The Van Wagoner Funds, among the bull market's highest fliers, may face federal charges that their manager violated securities laws in valuing certain stock holdings.
The funds' advisor, San Francisco-based Van Wagoner Capital Management, told shareholders in the firm's 2002 annual report issued last week that the staff of the Securities and Exchange Commission has "tentatively determined" to recommend proceedings against the firm.
The SEC investigation centers on how the company accounted for securities it held in private companies, mostly small technology firms.
Under founder Garrett Van Wagoner, the funds were heavy investors in tech stocks during the bull market -- producing 200%-plus returns in the firm's Emerging Growth and Small-Cap Growth funds in 1999.
But since the tech bubble burst in 2000, Van Wagoner's funds have been among the industry's worst performers.
The company has since been sued by shareholders who allege that the funds maintained inflated values for some of their private securities, overstating the performance of the portfolios.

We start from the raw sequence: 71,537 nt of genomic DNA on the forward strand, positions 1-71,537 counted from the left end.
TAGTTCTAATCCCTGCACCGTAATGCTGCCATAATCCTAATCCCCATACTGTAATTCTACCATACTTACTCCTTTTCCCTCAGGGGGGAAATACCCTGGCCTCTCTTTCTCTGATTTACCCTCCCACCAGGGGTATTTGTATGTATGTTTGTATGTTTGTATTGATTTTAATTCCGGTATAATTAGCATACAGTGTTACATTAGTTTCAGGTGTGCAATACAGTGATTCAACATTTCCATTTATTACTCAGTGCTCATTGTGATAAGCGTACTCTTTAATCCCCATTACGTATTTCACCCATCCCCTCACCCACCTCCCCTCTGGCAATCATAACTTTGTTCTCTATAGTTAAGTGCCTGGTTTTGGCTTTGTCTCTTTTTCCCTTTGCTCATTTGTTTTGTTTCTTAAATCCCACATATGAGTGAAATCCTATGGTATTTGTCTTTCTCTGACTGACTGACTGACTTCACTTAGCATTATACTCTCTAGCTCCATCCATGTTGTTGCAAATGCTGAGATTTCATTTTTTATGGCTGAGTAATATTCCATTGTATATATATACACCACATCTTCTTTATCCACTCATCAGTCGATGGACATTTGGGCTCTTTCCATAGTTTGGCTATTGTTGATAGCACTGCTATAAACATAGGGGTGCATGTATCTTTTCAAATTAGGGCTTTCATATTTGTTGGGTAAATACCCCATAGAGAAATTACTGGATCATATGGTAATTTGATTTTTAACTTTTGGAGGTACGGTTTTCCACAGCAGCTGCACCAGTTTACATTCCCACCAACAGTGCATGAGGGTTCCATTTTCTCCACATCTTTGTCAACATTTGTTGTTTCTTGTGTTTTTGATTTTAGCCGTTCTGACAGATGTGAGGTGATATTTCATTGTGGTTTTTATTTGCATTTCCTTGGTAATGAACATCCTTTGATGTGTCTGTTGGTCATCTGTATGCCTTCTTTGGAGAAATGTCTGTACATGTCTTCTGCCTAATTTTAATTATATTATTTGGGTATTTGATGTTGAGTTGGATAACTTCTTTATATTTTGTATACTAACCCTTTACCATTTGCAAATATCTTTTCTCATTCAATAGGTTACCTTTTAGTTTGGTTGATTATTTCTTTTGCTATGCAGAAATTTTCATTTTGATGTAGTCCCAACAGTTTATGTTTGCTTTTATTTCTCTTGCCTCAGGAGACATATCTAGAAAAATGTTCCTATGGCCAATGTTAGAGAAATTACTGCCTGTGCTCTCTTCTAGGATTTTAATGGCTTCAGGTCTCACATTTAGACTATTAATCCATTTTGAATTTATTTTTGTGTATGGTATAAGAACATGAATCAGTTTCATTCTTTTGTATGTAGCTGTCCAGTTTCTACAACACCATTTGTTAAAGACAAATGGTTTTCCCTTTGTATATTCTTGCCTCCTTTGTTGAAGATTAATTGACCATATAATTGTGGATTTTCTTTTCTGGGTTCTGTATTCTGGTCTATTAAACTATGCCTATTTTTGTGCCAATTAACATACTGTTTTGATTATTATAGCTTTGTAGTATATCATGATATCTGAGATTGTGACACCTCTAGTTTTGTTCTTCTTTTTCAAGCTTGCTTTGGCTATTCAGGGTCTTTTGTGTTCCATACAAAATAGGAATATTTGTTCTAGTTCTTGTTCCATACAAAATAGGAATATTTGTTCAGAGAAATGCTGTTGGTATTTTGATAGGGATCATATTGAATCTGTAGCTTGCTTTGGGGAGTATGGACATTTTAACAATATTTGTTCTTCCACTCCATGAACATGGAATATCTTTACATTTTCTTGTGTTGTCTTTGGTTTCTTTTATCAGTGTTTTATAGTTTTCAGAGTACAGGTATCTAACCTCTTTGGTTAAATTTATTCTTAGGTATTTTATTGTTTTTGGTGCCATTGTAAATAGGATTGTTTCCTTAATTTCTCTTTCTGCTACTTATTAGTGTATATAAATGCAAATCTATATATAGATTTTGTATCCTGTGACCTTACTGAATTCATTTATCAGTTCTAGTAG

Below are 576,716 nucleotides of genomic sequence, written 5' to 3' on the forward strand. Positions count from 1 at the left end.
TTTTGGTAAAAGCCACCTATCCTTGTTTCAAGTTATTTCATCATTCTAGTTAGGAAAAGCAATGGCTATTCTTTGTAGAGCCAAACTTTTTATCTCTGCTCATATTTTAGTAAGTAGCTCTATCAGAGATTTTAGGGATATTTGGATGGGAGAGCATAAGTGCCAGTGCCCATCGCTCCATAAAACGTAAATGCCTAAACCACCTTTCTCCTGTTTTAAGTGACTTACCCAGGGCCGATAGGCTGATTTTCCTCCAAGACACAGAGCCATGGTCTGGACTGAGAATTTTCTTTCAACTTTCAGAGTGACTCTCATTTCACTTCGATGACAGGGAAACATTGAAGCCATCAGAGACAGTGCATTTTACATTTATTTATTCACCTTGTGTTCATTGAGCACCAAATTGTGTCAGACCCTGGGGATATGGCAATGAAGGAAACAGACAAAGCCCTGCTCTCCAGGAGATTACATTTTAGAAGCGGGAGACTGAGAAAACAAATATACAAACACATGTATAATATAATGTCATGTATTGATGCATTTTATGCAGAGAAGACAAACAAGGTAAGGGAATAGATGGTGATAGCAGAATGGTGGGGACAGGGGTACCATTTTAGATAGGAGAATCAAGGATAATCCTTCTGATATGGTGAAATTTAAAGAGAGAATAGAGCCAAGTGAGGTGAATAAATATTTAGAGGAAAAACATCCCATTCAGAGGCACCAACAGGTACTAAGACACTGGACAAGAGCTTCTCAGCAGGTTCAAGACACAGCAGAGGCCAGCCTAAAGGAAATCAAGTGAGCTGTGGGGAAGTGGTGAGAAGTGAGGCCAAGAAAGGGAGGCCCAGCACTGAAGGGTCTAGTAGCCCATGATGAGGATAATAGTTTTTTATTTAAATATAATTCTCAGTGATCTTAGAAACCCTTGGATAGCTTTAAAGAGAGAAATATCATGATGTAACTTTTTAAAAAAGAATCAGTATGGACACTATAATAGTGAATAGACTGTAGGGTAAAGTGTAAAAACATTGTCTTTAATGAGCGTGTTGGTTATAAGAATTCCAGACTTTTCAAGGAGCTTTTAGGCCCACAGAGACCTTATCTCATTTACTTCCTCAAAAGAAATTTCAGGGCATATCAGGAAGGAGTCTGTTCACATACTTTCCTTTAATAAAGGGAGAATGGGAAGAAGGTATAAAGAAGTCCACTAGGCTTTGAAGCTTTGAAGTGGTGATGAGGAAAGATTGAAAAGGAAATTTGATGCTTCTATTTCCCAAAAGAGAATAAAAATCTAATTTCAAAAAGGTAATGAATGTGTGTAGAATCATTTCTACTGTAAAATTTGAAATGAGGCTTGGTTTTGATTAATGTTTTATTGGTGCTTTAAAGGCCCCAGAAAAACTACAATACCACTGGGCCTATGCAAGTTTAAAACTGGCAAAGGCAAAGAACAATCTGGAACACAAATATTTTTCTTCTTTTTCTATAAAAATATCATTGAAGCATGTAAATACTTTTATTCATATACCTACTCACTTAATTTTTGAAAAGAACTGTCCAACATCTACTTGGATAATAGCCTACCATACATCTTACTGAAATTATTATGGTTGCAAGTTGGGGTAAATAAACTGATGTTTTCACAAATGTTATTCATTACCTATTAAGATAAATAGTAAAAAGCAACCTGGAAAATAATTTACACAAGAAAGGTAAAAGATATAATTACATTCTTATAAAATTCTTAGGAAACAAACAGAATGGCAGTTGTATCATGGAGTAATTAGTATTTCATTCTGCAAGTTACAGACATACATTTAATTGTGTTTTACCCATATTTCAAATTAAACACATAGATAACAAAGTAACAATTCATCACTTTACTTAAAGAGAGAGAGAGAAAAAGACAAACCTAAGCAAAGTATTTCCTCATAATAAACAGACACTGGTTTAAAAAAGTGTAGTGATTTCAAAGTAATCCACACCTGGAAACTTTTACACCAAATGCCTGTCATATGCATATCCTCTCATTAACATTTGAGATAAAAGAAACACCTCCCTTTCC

The SEC requires fund companies to follow certain rules in setting values on securities for which there is no public market. Lawsuits allege that, until mid-2001, the Van Wagoner funds kept some of their private shares at levels that far exceeded the true value.
The company, in its annual report, said it intends to "vigorously" defend itself against the lawsuits. The firm also said it disagrees with the SEC staff's assertions.
A Van Wagoner spokesperson did not return a phone call Tuesday.
Assets of the five Van Wagoner funds have fallen to a total of about $225 million from $2.7 billion at the end of 1999.
This week, the company said it plans to liquidate three of its funds: the Technology, Mid-Cap Growth and Post-Venture portfolios.
At the same time, the company said it would launch a new portfolio, the Growth Opportunities fund. Van Wagoner said shareholders of the funds that will be closed could transfer their accounts into the new fund.